Weekly Market Commentary 1-18-11
Objects in the Rear View Mirror
Are they closer than they appear?
Retail sales rose 7.9% on a year over year basis for 2010. Retail sales are up 13.5% from the bottom and up 0.2% above the pre-recession peak in November 2007. The consumer is back!
Here is a recent quote from the San Francisco Fed:
"The economic expansion appears to be building steam. After increasing 2.8% in 2010, we expect real GDP to grow nearly 4% this year and for growth to pick up to about 4½% in 2012. Pent-up demand for durable goods and eventually housing, and improving confidence are contributing to a steady improvement in the economy." (http://bit.ly/iekylK)
Job creation is still slow and pent up demand could help drive an inventory driven job growth spurt.
While it's hard to imagine increases in consumption with 14.5 million Americans out of work and another 8.9 million underemployed (http://bit.ly/4zoS3A); it appears that those working are spending and also those not working are still consuming. If many are not paying their mortgages and still receiving unemployment benefits, consumption may increase from the potential of free cash flow.
Whether this consumption leads to employment will be one of the key tests for our economy and equity markets in the months to come. My friends at Bespoke did a terrific job with a 2010 year end summary. Instead of having you read all 128 pages, I want to highlight a few key themes.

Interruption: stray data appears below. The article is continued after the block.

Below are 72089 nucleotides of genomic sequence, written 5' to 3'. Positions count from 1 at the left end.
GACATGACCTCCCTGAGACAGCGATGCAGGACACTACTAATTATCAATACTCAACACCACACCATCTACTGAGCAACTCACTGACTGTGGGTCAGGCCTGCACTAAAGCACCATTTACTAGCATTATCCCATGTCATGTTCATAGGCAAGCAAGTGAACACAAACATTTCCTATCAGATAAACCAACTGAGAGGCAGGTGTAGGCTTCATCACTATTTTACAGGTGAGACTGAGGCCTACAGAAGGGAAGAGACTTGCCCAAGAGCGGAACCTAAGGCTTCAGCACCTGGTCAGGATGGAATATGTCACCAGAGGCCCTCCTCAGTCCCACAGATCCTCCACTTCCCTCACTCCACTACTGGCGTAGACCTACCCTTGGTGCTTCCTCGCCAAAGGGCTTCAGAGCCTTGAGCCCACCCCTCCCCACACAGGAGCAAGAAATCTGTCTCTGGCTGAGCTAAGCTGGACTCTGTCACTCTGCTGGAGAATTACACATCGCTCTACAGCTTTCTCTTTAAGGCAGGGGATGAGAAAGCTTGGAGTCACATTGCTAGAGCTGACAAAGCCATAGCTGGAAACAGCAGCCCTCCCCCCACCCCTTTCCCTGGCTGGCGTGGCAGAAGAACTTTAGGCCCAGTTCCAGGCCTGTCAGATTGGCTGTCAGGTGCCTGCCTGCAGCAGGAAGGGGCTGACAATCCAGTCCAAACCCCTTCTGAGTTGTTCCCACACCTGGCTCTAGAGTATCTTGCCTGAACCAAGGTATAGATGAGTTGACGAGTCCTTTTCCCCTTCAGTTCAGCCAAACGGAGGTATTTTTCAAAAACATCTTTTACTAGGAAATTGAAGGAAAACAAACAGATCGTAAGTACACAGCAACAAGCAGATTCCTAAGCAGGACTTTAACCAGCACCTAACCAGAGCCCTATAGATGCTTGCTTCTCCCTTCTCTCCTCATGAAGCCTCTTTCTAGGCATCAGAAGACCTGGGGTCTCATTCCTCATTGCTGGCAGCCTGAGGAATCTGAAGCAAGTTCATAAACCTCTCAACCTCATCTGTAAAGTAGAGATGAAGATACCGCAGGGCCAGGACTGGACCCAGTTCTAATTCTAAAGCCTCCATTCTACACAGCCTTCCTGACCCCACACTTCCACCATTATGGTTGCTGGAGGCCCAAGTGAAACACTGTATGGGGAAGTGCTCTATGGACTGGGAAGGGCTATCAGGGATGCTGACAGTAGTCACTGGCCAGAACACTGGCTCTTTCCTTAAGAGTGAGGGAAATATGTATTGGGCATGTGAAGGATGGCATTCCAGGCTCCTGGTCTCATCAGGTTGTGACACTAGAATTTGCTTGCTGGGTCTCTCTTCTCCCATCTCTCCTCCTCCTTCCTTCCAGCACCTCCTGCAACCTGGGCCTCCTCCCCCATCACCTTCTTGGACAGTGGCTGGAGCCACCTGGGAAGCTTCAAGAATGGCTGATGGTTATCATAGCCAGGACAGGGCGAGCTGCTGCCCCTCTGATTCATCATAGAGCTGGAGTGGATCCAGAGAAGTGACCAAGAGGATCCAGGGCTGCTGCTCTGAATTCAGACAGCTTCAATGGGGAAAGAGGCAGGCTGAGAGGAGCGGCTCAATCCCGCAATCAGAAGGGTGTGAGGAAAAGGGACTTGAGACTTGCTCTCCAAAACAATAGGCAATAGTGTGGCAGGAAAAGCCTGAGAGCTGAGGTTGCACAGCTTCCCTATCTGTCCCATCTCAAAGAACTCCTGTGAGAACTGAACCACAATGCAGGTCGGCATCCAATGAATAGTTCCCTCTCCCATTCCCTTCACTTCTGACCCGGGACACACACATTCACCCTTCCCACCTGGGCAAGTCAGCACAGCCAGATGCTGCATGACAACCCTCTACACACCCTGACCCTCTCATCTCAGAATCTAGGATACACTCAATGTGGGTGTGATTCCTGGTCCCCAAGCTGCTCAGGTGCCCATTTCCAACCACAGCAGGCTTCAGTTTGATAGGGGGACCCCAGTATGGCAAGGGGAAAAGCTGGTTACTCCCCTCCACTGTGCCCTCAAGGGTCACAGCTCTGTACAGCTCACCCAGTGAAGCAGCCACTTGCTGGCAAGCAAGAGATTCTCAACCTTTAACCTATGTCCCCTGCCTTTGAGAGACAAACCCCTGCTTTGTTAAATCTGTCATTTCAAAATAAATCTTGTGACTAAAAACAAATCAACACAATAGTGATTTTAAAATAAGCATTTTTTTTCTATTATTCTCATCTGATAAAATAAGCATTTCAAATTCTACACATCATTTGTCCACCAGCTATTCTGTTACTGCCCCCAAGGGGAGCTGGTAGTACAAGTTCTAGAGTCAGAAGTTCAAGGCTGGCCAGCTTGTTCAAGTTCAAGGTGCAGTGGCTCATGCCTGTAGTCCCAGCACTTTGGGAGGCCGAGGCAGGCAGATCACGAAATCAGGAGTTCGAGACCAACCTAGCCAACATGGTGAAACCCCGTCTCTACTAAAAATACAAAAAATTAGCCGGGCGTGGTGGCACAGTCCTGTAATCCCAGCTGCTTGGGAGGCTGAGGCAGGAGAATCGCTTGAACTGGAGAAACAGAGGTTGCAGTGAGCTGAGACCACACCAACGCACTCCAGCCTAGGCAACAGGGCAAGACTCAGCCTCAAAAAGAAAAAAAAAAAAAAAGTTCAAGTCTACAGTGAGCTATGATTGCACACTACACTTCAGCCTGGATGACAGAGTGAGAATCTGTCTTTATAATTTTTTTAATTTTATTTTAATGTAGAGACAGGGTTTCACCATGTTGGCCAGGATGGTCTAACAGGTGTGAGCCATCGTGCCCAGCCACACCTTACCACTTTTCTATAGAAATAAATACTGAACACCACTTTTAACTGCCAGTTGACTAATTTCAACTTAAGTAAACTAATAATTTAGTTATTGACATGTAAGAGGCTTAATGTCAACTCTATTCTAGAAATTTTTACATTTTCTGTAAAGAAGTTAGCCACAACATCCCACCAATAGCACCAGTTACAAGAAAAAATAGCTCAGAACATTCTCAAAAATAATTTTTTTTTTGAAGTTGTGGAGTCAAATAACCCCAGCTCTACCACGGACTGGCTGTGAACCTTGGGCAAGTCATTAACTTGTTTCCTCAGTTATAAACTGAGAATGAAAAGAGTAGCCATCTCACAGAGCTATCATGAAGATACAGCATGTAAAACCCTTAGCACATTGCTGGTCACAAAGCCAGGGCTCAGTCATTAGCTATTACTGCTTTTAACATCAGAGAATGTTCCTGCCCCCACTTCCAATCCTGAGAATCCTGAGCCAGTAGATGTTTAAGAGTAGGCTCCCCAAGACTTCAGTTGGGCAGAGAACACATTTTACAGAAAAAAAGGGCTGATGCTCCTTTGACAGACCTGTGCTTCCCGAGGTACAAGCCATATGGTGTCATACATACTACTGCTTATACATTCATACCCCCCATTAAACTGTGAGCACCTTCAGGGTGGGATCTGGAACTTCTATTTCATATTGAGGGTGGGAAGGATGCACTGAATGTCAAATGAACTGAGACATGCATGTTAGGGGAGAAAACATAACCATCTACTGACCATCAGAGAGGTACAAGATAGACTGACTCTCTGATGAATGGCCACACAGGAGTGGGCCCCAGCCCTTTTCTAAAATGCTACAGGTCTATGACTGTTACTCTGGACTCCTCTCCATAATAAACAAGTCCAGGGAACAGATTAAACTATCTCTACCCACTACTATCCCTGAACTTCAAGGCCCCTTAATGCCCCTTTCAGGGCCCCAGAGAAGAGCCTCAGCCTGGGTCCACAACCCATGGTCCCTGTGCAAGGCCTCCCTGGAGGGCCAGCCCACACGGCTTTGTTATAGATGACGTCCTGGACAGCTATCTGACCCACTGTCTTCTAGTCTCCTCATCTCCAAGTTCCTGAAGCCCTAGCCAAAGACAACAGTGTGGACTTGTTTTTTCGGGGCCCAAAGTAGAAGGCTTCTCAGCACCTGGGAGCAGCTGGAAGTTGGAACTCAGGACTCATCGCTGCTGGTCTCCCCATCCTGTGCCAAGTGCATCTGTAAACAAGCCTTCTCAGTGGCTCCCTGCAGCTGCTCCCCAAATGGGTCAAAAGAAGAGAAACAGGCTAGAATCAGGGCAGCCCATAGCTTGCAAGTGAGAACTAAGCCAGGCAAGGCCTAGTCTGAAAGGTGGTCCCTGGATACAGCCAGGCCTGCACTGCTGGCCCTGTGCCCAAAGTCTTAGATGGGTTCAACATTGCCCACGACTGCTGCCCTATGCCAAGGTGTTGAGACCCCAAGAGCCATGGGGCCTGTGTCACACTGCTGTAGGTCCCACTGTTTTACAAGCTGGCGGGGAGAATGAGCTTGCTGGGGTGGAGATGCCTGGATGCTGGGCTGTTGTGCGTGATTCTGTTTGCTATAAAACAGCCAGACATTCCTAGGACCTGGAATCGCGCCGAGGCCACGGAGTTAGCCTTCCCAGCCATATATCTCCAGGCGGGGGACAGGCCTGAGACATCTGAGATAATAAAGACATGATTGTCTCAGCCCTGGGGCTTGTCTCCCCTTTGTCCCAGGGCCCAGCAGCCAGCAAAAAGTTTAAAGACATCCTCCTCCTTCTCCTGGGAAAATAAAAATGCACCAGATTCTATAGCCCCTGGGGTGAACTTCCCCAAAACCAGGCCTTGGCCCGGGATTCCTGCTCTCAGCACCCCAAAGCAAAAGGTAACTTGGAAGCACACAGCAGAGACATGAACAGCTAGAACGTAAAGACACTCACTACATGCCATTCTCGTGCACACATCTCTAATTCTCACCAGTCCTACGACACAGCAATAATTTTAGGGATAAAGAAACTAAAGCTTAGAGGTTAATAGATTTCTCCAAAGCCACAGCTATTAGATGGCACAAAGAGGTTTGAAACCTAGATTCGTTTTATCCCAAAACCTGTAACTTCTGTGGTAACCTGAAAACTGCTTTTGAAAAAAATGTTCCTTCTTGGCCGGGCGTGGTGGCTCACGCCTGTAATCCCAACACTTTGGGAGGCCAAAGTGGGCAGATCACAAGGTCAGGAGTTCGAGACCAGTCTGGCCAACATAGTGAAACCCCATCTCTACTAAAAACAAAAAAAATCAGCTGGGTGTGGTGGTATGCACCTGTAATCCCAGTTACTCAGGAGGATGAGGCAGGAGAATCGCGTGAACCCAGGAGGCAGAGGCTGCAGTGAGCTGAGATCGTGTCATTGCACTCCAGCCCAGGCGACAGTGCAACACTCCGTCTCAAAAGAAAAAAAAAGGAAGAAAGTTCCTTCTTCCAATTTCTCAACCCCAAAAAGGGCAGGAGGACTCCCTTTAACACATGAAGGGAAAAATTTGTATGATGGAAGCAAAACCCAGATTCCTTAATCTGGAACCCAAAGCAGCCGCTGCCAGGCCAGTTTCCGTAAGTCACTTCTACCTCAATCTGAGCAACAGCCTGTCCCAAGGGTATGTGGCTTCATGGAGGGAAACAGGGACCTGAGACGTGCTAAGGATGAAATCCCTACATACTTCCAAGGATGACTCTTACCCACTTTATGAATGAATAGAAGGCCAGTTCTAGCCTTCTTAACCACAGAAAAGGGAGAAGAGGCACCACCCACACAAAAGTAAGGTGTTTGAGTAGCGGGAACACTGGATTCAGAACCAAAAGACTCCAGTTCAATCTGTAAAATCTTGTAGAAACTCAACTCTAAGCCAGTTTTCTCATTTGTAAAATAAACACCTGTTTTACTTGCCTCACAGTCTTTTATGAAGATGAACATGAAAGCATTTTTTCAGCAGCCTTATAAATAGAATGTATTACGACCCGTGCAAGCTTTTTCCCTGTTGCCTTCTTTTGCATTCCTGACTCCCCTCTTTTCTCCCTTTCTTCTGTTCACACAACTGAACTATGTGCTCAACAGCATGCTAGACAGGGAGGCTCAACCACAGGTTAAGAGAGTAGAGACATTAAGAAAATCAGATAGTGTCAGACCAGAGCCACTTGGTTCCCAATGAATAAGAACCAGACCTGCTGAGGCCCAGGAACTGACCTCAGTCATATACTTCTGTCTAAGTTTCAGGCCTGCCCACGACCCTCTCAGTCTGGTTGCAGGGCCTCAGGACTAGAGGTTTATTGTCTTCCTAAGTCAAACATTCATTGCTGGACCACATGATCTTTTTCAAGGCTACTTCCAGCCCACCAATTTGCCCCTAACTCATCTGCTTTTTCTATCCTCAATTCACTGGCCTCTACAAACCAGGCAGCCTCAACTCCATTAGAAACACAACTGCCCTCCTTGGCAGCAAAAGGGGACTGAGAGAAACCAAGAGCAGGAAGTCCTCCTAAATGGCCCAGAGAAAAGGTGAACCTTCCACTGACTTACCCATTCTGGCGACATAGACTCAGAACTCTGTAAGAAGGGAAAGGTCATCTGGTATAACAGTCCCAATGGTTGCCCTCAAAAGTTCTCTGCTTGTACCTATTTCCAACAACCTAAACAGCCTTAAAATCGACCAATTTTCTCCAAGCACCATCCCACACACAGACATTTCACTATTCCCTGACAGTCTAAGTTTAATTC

1) On average, analyst forecast a modest gain in the S&P 500 from 2010 to 2011 of 9.02%.
2) The trailing P/E on the S&P 500 was 15.92 compared to a historical average of 15.37 marked over an 80 year period. While we are roughly at fair value, we are anticipating significant earnings growth this year and perhaps an expansion in the multiple. Remember, things tend to move above and below the mean, and I expect the same with the 2011 trailing P/E ratio.
3) As seen from the data compiled by Bespoke, historically if the first two years of a president’s term saw strong market performance, the third year also showed higher than average returns. While I don't place a lot of merit on this type of data points, I hope to see this as a repeatable pattern.
While there may not be anything earth shattering in this week's write up, it's precisely the ordinary that most investors overlook and overcomplicate. Sometimes objects in the rear view mirror are exactly as they appear.
I continue to focus on several themes:
- Consumer discretionary, specifically high end retailers
- Gas and Oil
- Business processing technology
- Media (Print that is adapting to on-line)
- Emerging Markets Debt and Equity that is driven by US dollars finding better investment environments
- Segmentation of emerging markets rather than broad based emerging markets exposure, specifically Brazil Energy and Telecom
- Mega Cap US companies that are finding great margins with little top line growth, especially exporters
I am removing Germany from my top of mind theme list as there has been a significant run in its economy and with its neighbors introducing austerity measures it will be tougher for them to export their way to the same growth rates. We all need our neighbors and at this point Germany’s are not strong enough.
Tim Phillips, CEO